Many people often ask me why I don’t move back to Israel.

I love Israel.  I love the climate, the lifestyle (at least the Tel Aviv lifestyle), I love the nature, I love the food and the wine (well, okay, I still drank Italian, Australian or American wine more than Israeli wines).  I love the work hard and play hard attitude.  I love that although people do work very hard in Israel, it is the little pleasures of life that make most Israelis eyes light up.

I especially loved Fridays in Israel, a day with a special feeling uniquely Israeli and wonderful.  Busy mornings, the hustle bustle of errands and a quick coffee on the beach as I would unwrap warm pastries just bought from the bakery.  Later on, I’d meet up with friends for coffee to read the paper and wile away the afternoon.  I used to especially love the walk home from Sheinkin, Basel Street or Neve Tzedek, whereever I happened to be, with the smells of cholent, roasted chicken and soups wafting out of the open windows and doors of hundreds of Tel Aviv’s Bauhaus buildings, both beautiful and ugly at the same time.  The sounds of  televisions with their volumes turned up too high combined with mothers shooing their children away gave me a sense of calm and comfort that just made life very, very good.

Israel is so much more than that, much more than my pathetic words can capture.  It is where I found my independence, where, after a very difficult time,  I pulled myself up all on my own.

While I love many things about the United States and it will always be home in a way that no place else can ever be, and I like my life in the Netherlands because this is where my family and therefore where my home and heart reside.  If I had absolutely nothing else to consider, I’d go back to Israel in a heartbeat.

But, I have other things to consider.  I have a daughter with autism.

From everything I have read about or heard from friends who also have children with special needs, Israel is a nightmare.  To even get services you have to go through a horrible bureaucratic nightmare, telling your story over and over and over, each time being told that you are not at the right place (well, actually that’s not unique to special needs, that is Israeli bureaucracy).  Israel is quick with meds and slow on services.  Most children end up in mainstream schools with huge classes and very little in the way of support,  because there are just not enough schools with enough expertise to handle kids and their various needs.  The system is just not yet evolved enough in Israel to be able to support kids with autism and the academic, social, developmental and physical support that is vital to so many children on the autism spectrum.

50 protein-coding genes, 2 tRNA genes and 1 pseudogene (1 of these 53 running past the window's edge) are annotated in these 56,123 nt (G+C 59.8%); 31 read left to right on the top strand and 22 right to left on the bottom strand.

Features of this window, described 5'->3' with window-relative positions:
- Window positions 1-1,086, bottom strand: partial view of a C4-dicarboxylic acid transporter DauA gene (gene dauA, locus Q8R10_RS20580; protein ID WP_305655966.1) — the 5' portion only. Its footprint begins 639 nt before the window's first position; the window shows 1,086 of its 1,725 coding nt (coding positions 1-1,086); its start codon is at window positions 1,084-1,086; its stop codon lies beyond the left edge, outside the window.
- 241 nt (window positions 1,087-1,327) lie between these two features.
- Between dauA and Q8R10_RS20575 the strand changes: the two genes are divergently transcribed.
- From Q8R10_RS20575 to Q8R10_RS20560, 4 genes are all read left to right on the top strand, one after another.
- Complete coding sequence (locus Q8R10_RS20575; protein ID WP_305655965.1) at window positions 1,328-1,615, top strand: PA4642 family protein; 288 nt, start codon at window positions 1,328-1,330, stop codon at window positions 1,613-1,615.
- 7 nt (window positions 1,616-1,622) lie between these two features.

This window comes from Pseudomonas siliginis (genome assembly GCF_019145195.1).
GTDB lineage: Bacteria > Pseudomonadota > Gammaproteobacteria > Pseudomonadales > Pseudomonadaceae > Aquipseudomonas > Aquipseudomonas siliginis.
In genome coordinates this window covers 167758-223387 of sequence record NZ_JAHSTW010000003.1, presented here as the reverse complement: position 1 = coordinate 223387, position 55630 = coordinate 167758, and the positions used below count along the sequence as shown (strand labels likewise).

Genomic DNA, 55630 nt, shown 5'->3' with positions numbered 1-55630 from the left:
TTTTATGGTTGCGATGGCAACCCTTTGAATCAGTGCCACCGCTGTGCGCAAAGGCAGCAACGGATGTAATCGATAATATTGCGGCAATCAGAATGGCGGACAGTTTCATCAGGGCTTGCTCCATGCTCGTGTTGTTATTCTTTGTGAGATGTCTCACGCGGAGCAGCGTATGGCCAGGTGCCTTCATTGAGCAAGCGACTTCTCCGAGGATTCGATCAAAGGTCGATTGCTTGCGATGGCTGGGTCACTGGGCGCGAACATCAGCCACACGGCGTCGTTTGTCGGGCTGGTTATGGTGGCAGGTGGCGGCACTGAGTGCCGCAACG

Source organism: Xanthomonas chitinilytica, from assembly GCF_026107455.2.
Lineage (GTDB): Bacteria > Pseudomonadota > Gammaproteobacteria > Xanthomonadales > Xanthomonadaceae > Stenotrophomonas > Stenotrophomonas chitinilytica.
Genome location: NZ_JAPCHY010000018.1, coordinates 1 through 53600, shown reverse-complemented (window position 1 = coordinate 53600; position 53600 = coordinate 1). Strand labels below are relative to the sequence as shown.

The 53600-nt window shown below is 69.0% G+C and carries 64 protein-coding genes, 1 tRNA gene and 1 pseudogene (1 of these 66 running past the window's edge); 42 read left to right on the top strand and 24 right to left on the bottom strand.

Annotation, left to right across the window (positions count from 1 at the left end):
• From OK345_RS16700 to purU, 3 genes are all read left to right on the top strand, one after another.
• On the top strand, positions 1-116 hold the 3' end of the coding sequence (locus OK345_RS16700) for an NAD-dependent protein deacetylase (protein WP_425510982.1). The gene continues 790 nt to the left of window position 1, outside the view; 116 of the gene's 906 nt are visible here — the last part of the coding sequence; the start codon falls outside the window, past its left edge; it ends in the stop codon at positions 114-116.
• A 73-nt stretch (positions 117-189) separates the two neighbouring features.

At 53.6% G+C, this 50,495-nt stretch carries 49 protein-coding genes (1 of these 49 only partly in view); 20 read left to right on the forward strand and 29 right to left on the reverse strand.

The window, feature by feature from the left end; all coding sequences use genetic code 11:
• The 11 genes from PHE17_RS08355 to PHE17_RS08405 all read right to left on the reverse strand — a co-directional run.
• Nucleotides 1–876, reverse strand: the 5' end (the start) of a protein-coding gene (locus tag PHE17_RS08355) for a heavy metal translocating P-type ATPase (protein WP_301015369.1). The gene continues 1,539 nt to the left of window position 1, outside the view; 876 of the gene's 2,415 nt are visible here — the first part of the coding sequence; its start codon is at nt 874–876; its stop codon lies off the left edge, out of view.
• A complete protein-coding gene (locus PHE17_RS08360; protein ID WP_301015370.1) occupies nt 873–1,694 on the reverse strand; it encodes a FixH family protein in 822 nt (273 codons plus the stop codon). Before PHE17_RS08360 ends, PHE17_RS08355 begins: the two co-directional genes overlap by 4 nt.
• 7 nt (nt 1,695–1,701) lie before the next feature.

A few months ago, a friend, who wants to someday make aliyah, went to Israel for the first time to volunteer on a Kibbutz.  This friend happens to have Aspergers Syndrome but although he has challenges, he is functional, smart and able to adapt.  He held a job in his home country, made it through school with flying colors and has many friends and social contacts.  Shortly after his arrival in Israel though, he  had some problems with the work he was given to do, in a kibbutz factory, he had a boss who didn’t speak English and who would not take the time to explain in enough detail what had to be done.  After two days he was fired for not doing his job properly, even though he had repeatedly asked for clearer instructions.  He contacted me when this happened and I advised him to discuss the situation with his madrichim, so he did, he asked for different work and offered that he had Aspergers as a way to just explain how important it was for him to have clear instructions.  At the very mention of Aspergers he was told they couldn’t find him another position and that this program did not accommodate people with disabilities, and would withdraw his visa and he had to leave the country within a few weeks.

Other friends struggled for years to get services for their daughter who had problems in school.  The school (in a very affluent area of Tel Aviv), basically required that the parents medicate their daughter if she wanted to continue at that particular school, they could not get any therapeutic support for her and had to pay for therapy out of their own pockets, meaning that they were very limited in being able to truly support her needs.  Although she does well in school, she struggles socially.  I know from my own daughter that those struggles only get more pronounced as each child grows older and while this girl has made enormous strides, I constantly feel that if the Israeli educational and health systems provided more support for special needs, she could get help in truly dealing with her issues rather than just the roll-the-dice approach that has been offered.  Another friend has been fighting for months to get outplacement for his non-verbal son.

Are these isolated incidents?  Maybe.  But I’ve talked to a lot of people within Israel and they all say the same thing.  Services are extremely limited, out placement is very difficult and kupat holim covers very little.

They can’t even get bamba and other deadly allergens out of schools without a huge fight.  Israel seems light years away from lower teacher to student ratios for kids with special needs, one on one aids and the numerous physical, social and emotional support that my daughter receives here in the Netherlands.

As much as I love Israel and would love for my daughter to grow up there, next to her aunt, uncle and cousins and in that wonderful land that is uniquely ours, I just can’t afford to put her in that situation.  I cannot risk impeding her development to throw her in the deep end of the ocean, where a life preserver is not even a surety.

I am a Jew and a Zionist, but I am also a mother and I just cannot do that to my child.